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Trachea Implants Investigated, Icelandic Doctors Involved

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Trachea Implants Investigated, Icelandic Doctors Involved

Police car

Photo: Páll Stefánsson.

The Swedish police are investigating alleged illegal trachea implants carried out by Italian surgeon Paolo Macchiarini at Karolinska University Hospital in Stockholm, Uppdrag granskning, an investigative news program on SVT, reported yesterday.

Icelandic surgeon Tómas Guðbjartsson took part in one of the operations and Karolinska was under the directorship of Birgir Jakobsson, the current Chief Medical Officer of Iceland, at the time of the operations.

Four out of Macchiarini’s eight patients have died since receiving synthetic tracheas, including his first patient, Andemariam Teklesenbet Beyene from Eritrea, who was a PhD student of geology at the University of Iceland at the time of his operation in June 2011.

Beyene suffered from cancer and had trouble breathing as a tumor the size of a golf ball had grown inside his respiratory tract.

In an interview with the BBC after the operation, which was considered to be groundbreaking, Beyene said he was excited about returning to Iceland to complete his studies so that he could move back to Eritrea and be reunited with his family, and meet his new three-month-old child.

Beyene managed to complete his geology studies in Iceland but two-and-a-half years after the operation, in January 2014, the implanted trachea became loose and he died.

Macchiarini’s technique involves modeling a structure or scaffold that is an exact replica of the patient’s own windpipe. Two days after the operation, tissue is supposed to form around the artificial trachea and become attached to it by way of millions of holes on its porous surface, keeping it in place.

Macchiarini, Tómas, another Icelandic doctor, Óskar Einarsson, and others, wrote about Beyene’s operation in medical journal The Lancet a few months after it was carried out, describing it as successful.

Following the operation, Macchiarini performed at least seven other synthetic trachea implants.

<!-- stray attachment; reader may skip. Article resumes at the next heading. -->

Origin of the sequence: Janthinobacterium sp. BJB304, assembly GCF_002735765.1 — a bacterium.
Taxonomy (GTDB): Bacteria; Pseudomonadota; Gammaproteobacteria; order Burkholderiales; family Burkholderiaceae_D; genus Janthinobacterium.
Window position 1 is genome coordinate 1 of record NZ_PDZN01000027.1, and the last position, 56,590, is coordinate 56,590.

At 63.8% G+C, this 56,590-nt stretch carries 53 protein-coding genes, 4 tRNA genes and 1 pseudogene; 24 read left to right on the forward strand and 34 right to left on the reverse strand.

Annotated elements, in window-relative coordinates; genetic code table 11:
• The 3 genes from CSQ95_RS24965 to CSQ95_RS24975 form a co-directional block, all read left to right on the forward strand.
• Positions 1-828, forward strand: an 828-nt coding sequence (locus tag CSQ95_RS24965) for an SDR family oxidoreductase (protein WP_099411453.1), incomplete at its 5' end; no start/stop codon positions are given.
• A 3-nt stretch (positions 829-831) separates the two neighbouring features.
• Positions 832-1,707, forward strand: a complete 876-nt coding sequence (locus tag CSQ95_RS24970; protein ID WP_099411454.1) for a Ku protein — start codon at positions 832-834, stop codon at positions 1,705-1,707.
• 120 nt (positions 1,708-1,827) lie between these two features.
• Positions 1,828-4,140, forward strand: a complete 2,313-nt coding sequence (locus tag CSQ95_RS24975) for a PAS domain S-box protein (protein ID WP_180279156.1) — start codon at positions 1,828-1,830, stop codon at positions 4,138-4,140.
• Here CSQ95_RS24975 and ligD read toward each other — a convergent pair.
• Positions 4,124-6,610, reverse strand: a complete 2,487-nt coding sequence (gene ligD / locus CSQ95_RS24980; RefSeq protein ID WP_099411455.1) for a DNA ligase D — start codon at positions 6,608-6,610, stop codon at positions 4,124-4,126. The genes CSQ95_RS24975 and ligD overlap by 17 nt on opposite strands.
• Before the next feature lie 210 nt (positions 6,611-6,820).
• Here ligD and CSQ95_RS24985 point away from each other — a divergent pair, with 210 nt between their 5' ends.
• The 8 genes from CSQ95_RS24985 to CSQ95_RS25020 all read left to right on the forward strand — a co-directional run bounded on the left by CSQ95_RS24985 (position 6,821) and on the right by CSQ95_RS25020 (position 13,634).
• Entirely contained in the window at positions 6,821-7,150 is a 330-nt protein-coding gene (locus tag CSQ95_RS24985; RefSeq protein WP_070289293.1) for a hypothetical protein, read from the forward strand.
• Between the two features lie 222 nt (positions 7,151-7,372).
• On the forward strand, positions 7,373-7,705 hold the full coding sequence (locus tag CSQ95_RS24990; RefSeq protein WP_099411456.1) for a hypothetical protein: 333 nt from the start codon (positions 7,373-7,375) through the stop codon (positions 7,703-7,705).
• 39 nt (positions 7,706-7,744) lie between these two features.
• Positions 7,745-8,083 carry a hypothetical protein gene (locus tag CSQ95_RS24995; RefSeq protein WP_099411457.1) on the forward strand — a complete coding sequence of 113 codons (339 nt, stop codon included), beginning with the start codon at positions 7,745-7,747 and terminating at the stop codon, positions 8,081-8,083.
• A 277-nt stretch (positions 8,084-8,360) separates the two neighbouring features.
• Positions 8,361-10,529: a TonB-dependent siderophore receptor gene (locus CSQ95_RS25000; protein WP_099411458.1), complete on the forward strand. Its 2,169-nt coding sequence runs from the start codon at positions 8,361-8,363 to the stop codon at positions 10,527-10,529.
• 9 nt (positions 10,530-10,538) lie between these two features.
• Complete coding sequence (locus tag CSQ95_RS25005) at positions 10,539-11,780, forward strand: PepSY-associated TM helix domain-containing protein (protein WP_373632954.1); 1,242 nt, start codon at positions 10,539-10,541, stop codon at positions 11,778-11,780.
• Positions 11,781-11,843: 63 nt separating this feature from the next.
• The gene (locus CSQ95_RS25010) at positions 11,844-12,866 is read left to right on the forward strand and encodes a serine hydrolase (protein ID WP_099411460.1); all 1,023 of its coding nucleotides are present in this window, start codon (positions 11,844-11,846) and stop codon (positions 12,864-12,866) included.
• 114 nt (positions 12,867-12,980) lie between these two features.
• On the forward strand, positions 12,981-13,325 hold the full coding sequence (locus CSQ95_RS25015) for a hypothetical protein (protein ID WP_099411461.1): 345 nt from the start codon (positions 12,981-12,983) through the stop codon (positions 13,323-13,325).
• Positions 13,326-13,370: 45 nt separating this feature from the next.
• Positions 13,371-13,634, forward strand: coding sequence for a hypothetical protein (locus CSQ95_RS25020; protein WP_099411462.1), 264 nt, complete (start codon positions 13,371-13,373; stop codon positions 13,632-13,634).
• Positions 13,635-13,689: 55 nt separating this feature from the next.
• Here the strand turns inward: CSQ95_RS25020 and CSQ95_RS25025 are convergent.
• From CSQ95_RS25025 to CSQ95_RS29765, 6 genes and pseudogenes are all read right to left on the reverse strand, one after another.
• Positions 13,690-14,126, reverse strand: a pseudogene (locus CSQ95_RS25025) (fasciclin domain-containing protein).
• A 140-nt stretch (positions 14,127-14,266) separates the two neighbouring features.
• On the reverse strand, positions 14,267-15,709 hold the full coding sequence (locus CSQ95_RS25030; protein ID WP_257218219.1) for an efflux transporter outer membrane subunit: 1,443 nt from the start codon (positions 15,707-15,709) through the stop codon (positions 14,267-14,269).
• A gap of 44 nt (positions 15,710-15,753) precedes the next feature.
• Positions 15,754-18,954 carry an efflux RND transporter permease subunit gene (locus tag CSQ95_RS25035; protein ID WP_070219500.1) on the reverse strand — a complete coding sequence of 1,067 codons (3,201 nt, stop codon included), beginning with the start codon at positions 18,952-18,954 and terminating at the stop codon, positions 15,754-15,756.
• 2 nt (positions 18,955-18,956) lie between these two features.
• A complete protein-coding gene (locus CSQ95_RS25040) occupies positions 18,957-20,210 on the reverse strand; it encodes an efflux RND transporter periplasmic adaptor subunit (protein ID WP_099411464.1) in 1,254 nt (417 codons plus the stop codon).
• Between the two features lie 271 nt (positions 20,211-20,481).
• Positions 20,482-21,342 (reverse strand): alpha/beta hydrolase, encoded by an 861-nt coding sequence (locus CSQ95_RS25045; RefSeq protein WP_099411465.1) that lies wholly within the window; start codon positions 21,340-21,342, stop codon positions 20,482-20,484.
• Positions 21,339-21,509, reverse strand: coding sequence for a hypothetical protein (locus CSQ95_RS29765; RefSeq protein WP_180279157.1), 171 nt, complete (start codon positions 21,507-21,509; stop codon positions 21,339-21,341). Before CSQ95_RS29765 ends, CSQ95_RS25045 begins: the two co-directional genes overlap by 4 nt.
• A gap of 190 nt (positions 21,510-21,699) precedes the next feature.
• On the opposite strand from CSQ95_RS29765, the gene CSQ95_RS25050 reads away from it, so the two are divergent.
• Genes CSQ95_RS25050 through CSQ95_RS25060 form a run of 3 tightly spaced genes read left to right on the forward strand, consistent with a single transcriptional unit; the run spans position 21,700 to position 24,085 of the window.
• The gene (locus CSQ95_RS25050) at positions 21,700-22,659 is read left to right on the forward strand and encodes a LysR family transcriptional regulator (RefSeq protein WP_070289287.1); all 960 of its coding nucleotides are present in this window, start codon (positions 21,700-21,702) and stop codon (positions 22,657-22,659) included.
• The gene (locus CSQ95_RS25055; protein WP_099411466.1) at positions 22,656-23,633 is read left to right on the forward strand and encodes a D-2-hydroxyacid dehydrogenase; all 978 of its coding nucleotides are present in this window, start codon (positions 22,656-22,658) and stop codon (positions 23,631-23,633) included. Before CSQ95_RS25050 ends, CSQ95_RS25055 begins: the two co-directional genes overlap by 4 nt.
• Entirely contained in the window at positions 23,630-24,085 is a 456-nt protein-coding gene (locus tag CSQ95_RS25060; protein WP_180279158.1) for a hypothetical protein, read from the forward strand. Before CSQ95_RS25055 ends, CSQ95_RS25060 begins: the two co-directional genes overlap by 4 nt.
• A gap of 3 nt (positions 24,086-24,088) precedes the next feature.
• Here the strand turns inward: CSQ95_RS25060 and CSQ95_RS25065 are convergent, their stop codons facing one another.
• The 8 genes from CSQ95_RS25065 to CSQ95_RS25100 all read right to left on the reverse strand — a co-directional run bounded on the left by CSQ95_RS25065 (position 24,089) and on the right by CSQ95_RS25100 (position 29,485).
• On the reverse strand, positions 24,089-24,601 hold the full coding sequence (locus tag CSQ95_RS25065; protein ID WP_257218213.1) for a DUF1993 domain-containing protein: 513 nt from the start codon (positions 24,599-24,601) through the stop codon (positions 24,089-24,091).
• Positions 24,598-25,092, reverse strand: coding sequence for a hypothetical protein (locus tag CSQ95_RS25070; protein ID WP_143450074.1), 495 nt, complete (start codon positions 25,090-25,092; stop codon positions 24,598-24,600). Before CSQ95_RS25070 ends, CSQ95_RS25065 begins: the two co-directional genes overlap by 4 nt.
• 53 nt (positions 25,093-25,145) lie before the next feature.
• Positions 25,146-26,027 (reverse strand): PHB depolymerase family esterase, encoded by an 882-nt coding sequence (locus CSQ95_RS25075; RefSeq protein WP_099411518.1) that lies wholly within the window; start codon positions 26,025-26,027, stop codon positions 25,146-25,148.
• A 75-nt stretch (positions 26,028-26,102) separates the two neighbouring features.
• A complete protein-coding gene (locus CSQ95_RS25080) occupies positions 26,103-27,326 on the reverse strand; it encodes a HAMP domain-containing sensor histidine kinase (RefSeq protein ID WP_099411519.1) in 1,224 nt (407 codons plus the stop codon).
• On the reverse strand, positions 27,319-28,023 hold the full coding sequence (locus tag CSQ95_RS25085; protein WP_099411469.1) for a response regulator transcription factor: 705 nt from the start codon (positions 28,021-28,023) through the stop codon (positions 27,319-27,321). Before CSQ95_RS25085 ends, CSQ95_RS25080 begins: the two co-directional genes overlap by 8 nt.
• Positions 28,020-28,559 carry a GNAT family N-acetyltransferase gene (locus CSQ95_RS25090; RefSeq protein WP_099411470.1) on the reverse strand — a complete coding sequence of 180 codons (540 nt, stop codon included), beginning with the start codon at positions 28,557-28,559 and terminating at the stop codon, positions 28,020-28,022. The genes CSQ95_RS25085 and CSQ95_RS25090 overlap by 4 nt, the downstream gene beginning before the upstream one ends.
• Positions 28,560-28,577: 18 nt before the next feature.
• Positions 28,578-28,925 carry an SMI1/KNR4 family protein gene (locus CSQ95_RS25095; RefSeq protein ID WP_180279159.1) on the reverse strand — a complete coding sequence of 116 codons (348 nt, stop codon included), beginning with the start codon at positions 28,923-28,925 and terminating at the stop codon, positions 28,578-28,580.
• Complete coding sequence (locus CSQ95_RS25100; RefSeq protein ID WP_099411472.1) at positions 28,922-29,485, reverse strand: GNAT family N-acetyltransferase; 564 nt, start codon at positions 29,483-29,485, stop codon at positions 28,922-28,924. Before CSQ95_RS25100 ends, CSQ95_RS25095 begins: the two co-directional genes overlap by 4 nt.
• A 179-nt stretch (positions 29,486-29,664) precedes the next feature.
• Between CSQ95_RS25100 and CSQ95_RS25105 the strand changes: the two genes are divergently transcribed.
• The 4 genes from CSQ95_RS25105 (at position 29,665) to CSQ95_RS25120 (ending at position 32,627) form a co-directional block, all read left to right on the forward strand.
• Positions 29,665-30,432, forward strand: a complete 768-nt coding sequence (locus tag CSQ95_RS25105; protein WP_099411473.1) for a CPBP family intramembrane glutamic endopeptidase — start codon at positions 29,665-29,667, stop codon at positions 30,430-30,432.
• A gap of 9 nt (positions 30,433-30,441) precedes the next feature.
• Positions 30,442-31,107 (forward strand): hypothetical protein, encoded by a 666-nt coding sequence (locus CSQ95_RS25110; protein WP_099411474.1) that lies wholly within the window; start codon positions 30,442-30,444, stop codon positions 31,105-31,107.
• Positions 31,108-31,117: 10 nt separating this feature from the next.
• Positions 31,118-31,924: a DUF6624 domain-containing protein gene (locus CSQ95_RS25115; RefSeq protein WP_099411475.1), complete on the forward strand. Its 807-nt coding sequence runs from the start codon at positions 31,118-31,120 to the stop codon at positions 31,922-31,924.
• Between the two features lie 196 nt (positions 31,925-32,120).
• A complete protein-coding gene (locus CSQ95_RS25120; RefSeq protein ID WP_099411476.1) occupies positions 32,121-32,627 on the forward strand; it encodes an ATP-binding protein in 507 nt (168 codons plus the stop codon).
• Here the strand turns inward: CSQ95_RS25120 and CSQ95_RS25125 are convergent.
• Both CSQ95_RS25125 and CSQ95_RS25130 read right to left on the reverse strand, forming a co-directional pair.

After Beyene’s death, some of Macchiarini’s co-authors began to suspect that there were inaccuracies in The Lancet article, including a lack of evidence for tissue growth surrounding and attaching to the artificial trachea transplants.

It then turned out that the Swedish medical ethics committee had not approved the operation, ruv.is reports.

Karolinska launched an investigation into the operations and discovered that Macchiarini had not provided sufficient information before carrying out the transplants. Bengt Gerdin, who led the investigation, told Uppdrag granskning that the results presented by Macchiarini in The Lancet did not correspond with those documented in his medical journals.

It was also indicated that Macchiarini stood to gain financially through his connection to the producer of the synthetic tracheas.

Belgian trachea implant specialist Pierre Delaere commented to Uppdrag granskning that the article in The Lancet is “one of the biggest lies in medical history” and that the operations had been doomed to fail.

The Swedish Medicines Agency has now filed charges against Karolinska because of the implants.

Neither Tómas, Birgir, nor Óskar have commented on the story.

However, Tómas told Vísir after it was reported last January that the operation on Beyene hadn’t been approved by the ethics committee, that Beyene had been sent to Sweden in “good faith” and that it wasn’t for him to determine whether the approval had been necessary.

Tómas was named Person of the Year in Iceland last year for saving a man who had been stabbed in the heart.

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